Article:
Kashi. Here you will not find buckwheat porridge, and if your baby loves it, then it is better to take it with you. The stores offer a selection of wheat, rice, multi-cereal porridges with the addition of milk, fruits, honey, and biscuits. Main brands: Hero, Nestle. Cost 3.50 – 4.50 per 600g box
Milk formula. The mixture is produced in three types in accordance with the age of the baby: 0-6 months, 6-12 months, 12 and older. Main brands: Hero, Nestle, Puleva, Blemil, Nutricia. Puleva and Nestle also offer special milk for children in a "tetrapack", priced at around 1.50 euros per litre. Milk formula brand Nestle costs 10.35 euros, Hero - 8.95.
Pampers. Unfortunately, there are no good Japanese diapers in supermarkets, only local brands are presented. Perhaps the best can be considered Dodot, as well as wet wipes from the same company. There are eco-friendly diapers from Bio Baby. Every major supermarket chain in Spain has its own brand of baby products and cosmetics. Mercadona - Deliplus, Caprabo - Eroski, Lidl - Toujours, Dia - Babysmile. Each brand has its own diapers. If you are unsure whether they will fit your baby, you can buy a small trial pack, for example, at Mercadona, for the price of 1 euro (3 diapers). The cost of diapers depends on the brand, own brands are usually cheaper, Dodot and Huggies are more expensive. For example, Babysmile brand diapers in sizes 3 (4-9kg) in the amount of 72 pieces cost 10 euros; Dodot size 3 (5-10 kg) in the amount of 70 pieces cost 15 euros; Bio Baby size 5 (31 pieces) - 12 euros.
If you plan to swim with your baby in the pool, it is better to buy special diapers for swimming. They usually come in the form of panties and need to be changed after every swim. A package of such diapers, for example, from the Huggies brand, in the amount of 20 pieces in size 3 costs 11 euros.
Special attention should be paid to nutrition for older children, those who already eat themselves. In Europe, the children's menu in hotels is quite unusual for us; here they will not offer porridge or cottage cheese casserole for breakfast. The entire menu is aimed at Europeans, in many restaurants the children's menu includes a hamburger, french fries, chips, soda or juice, nuggets, scrambled eggs, beans, sausages, toast with jam. Seafood is present in many dishes, you need to be careful with them, because. this food is potentially allergenic. If you are not sure that your child does not have a seafood allergy, then it is better to exclude them or try a little. We recommend choosing something from the adult menu, let it be pasta, fideos, gazpacho or vegetable salad.
If you buy cow's milk for a baby in a supermarket, it is better to take it not in a "tetrapack", but from the refrigerator - it is called "leche fresco de vaca", "fresh cow's milk". This milk is more similar in composition to what we are used to. Cottage cheese is not available in Spanish supermarkets, but there is something similar to curd mass without sugar, called “mato” or “requeson”.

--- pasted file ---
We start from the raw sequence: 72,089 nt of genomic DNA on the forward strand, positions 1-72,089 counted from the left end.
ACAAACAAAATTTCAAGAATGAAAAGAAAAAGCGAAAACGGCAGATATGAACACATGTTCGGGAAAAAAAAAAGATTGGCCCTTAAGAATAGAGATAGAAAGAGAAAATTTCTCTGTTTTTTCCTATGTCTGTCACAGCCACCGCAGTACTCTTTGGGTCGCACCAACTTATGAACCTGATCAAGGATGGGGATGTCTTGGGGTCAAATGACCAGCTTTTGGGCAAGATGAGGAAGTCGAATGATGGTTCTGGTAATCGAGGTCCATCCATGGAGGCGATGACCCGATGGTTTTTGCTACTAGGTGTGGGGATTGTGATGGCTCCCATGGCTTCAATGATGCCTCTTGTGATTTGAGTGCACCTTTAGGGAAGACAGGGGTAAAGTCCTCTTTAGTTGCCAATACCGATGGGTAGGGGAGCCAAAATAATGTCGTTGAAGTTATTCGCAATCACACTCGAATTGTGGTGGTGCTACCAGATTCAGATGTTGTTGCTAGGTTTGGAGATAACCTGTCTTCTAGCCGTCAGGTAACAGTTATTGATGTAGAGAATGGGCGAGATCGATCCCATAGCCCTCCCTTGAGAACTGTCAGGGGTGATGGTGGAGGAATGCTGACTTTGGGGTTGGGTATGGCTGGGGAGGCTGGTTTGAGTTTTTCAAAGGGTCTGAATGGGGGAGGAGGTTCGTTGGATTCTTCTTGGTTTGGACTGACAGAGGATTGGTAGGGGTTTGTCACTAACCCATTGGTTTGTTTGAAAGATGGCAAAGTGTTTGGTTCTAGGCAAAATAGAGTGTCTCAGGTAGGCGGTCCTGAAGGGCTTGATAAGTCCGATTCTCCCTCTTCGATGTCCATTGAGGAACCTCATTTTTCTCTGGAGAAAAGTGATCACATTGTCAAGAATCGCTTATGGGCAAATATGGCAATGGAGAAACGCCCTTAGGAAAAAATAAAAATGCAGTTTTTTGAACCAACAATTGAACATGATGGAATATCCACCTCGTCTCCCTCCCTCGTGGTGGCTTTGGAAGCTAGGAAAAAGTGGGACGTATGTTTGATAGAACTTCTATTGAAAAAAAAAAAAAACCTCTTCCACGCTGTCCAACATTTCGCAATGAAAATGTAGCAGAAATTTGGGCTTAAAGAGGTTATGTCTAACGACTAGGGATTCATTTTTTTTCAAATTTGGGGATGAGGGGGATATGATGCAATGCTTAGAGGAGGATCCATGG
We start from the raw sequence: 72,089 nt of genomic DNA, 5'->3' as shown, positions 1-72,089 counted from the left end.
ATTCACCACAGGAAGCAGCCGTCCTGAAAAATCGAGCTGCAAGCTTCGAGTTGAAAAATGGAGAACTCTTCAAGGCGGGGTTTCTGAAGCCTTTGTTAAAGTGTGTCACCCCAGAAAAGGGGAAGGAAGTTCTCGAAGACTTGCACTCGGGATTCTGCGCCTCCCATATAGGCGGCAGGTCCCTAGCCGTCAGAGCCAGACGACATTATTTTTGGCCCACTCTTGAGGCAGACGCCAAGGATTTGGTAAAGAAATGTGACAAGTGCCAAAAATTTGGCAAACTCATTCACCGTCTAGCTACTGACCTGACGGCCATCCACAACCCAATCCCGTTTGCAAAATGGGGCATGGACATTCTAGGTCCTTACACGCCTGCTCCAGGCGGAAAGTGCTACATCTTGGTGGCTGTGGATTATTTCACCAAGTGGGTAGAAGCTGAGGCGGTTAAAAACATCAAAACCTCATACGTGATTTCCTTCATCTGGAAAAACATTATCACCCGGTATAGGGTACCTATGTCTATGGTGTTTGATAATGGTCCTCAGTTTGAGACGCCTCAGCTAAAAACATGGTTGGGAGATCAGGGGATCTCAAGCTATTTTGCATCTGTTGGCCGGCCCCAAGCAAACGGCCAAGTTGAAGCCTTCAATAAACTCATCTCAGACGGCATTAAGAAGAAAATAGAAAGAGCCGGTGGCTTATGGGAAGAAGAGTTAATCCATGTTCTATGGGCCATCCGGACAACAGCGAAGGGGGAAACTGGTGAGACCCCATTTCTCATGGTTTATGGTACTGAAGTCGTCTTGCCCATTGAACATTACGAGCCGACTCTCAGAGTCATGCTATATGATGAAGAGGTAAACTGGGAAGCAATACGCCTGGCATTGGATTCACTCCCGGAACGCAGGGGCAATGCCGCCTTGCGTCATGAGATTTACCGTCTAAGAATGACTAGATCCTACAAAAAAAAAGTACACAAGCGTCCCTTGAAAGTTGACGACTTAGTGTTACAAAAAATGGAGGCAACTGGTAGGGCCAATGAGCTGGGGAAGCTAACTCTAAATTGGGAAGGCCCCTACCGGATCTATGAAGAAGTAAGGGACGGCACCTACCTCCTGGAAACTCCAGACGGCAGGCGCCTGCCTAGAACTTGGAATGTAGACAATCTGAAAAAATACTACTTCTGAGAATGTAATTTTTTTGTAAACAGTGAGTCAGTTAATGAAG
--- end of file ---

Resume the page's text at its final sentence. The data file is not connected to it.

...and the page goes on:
You must always remember about safety on the water and in crowded places, especially if you are relaxing in big cities. Do not leave your child unattended, in crowded places hold the baby by the hand. When swimming in the sea, stay nearby, and if there are strong waves on the sea, it is better to postpone water procedures until more favorable circumstances occur.
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Spanish food for children.
There is no such thing as "baby food" in Spain. Children eat everything that adults do, whether it be seafood, fish, stews or steaks. Although there are some foods that seem to be more favorite for the guys (white rice with tomato sauce, something with pasta, fried ham and cheese). So what do kids eat in Spain?
Cocido. Cocido is a favorite, healthy and one of the most popular Spanish foods for children. This dish consists of a heart stew, which is extremely popular in Madrid and throughout northern Spain, as well as lamb peas stewed with sausage and a huge conglomeration of stews (everything from pig ears and muzzle to ribs and tail). While each region makes Cocido a little differently, I have seen all the kids eat it whole. The tricky part of Cocido is the meat, most of which is attached to bone and cartilage. I often tried to decipher which parts were edible and how they dressed them, but the kids cleared their plates before I even finished identifying what was there.
Squid rings. Fried squid rings! So similar to onion rings... yet so different. One of my favorite foods when I was a kid was onion rings. So when I saw the typical fried rings in a kids dinner I was super excited. But after trying it, I realized how different the food in Spain is from my food. The fried rings were actually circles of fried squid! The kids ate them like candy. Apparently, there is one rule for child friendly food rings true in all countries: if you fry, they eat!
Spiced eggs. Eggs are perfect for kids, right? No matter how you make them, Spanish kids love eggs. While they are much more common, not just in the form of an omelette, eggs go into Spanish food for children in all forms. Including, apparently, cooked with spices. Hard boiled eggs and stuffed eggs are often served with egg yolk, plenty of mayonnaise, canned tuna and lettuce.
Spanish sandwich guide. Spanish children eat 5 times a day. Breakfast in the morning is usually a glass of milk and a cookie. By 11 a.m., it's time for an afternoon snack, also known as a second breakfast, where children eat fruit, sausage, sandwich halves, or more cookies. Lunch consists of a giant two-course meal around 1:30 pm, and between 4 pm and 5 pm the afternoon tea begins. This is where the full space for the filling of sandwiches and their appearance. Toppings range from the elusive and infamous Chorizo with Nutella to the classic Ham and Cheese Mixto. But today, one of the most popular after-dinner sandwiches is pâté.